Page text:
As it stands, I don’t mind football, but I don’t think I have the rabid, all-consuming obsession with the sport that might be required to get the most from this film.
Directed by Peter Berg (Very Bad Things), Lights is the true story of the Permian Panthers, a West Texas high-school football team from the blue-collar town of Odessa, as they pursue the state championship in 1988. Led by Coach Gaines (Billy Bob Thornton), the team features assorted players of varying skill levels, from the egomaniacal Boobie Miles (Derek Luke), to the perpetually stressed Mike Winchell (Lucas Black) and fumbly fingered Billingsley (Garrett Hedlund), who goes home to his alcoholic, abusive father (Tim McGraw) every night.
Unlike other sports movies about underdog teams vying for a championship of some kind, Lights is more about the maniacal football culture of this small town. It’s all anyone cares about, and their fervent following of every play, every down and every point scored borders on psychotic. These people live, breathe, eat, sleep and poop high-school football, all day, every day of the season. Coach Gaines even has his life threatened as a way of “motivating” him to lead the team to victory. Evidently, the residents of Odessa believe that (in no particular order) beatings, intimidation, bribery and passionate fans will help light the winning fire.
All this is fine and good but, as my movie-going pal said to me on the way out of the screening, “So, what’s the point of the movie?” I tried to explain that it’s about life in small-town America, and how people pin all their hopes on things like being gridiron stars because there’s nothing else open to them. He said, “Yeah, but why did they make the movie about this team?” As I rambled on and tried to find an answer, I found myself wondering the same thing.
As far as sports movies go, this one’s fine. But not exceptional. It’s too consciously aware of itself, and how gritty and earnest it’s trying to be, that it forgoes subtlety entirely. There are countless shots of barren landscapes and oil pumps and dilapidated houses. We get it. Odessa is a middle-of-nowhere town with nothing to offer its youth. There are countless clips of on-the-field action, players being pummeled and bloodied and beaten to a pulp. We get it. Football ain’t pretty and these boys willingly put themselves through the wringer in pursuit of their dreams. And the music is so freakin’ LOUD that I wondered if the theater’s sound system was malfunctioning. We get it. Football’s in your FACE, sucker! In smaller amounts, these things would have been fine. Great, even. But they’re so plentiful that they become tiresome.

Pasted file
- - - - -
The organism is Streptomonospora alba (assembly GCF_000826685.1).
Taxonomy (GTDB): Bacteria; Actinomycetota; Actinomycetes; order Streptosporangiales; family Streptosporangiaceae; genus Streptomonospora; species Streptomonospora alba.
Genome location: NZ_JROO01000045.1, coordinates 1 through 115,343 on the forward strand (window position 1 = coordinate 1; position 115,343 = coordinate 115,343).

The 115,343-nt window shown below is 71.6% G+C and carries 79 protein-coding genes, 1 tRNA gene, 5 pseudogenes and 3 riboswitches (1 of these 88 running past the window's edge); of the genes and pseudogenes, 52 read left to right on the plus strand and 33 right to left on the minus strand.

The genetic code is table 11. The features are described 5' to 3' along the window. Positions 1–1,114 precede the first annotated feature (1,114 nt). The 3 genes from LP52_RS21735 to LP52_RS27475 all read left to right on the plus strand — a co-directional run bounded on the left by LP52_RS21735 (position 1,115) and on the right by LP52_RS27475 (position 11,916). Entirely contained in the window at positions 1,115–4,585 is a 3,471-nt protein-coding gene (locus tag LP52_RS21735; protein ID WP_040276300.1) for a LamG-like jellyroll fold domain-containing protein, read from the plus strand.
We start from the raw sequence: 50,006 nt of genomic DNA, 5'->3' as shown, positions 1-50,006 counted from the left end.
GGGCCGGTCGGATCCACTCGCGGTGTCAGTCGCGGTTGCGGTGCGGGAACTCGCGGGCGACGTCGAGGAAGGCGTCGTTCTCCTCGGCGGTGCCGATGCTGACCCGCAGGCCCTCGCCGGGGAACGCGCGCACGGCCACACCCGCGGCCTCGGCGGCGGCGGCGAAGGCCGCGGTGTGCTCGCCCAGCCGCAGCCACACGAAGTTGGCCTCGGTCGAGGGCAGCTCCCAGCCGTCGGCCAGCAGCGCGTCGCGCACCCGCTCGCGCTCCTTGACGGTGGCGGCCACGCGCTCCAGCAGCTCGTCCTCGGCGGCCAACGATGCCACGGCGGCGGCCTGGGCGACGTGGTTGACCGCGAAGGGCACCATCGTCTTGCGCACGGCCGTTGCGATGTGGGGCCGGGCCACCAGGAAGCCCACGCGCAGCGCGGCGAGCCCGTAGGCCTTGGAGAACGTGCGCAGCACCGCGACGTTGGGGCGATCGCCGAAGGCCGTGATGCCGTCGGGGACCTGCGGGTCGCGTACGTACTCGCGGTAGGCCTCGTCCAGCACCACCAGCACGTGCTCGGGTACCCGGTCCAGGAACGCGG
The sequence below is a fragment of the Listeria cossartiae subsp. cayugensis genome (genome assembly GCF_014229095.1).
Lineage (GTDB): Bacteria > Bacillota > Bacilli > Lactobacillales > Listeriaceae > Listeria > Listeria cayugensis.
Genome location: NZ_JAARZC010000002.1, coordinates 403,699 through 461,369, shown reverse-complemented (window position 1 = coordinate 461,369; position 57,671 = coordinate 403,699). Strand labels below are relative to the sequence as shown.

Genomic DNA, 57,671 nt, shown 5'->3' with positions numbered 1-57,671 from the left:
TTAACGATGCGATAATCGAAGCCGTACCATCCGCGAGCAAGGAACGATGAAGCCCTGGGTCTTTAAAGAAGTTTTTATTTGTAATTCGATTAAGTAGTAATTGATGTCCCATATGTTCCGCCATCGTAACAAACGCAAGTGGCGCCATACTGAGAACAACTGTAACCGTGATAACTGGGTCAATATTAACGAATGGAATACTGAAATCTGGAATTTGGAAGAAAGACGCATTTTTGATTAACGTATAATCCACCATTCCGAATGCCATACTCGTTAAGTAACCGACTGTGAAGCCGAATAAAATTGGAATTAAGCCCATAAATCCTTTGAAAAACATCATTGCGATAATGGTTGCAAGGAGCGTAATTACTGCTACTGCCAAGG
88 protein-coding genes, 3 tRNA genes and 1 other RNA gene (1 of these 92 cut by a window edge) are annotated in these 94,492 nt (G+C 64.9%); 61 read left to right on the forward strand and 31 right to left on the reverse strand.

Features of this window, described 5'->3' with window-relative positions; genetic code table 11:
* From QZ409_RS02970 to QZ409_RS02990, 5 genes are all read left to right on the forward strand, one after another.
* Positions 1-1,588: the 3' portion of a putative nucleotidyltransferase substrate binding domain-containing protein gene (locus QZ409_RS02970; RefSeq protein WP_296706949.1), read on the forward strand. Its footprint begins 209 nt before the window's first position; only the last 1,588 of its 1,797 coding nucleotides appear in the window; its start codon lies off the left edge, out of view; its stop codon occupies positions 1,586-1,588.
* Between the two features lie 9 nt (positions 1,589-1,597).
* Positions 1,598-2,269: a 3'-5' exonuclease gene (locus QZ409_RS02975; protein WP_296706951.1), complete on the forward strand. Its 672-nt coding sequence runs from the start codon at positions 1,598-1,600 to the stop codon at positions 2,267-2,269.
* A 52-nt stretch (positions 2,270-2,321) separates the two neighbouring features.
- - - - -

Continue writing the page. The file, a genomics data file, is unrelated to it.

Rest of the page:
Though the film may be lacking in its storytelling or execution, it soars thanks to some stellar performances. Thornton reins it in nicely to play a guy whose shoulders bear the weight of the hopes and dreams of everyone in his town. He’s not in it for the glory, he’s in it for the kids. At the other end of the spectrum is McGraw, who unleashes his inner psychopath to create an appropriately frightening figure. And, as far as the boys go, Lucas Black stands out, thanks to his multi-layered performance.
Again, I have a feeling football fanatics will be rapturously off and running with Lights. But, for me, its borderline-obnoxious, testosterone-laden, fairly straightforward story just left me wanting more.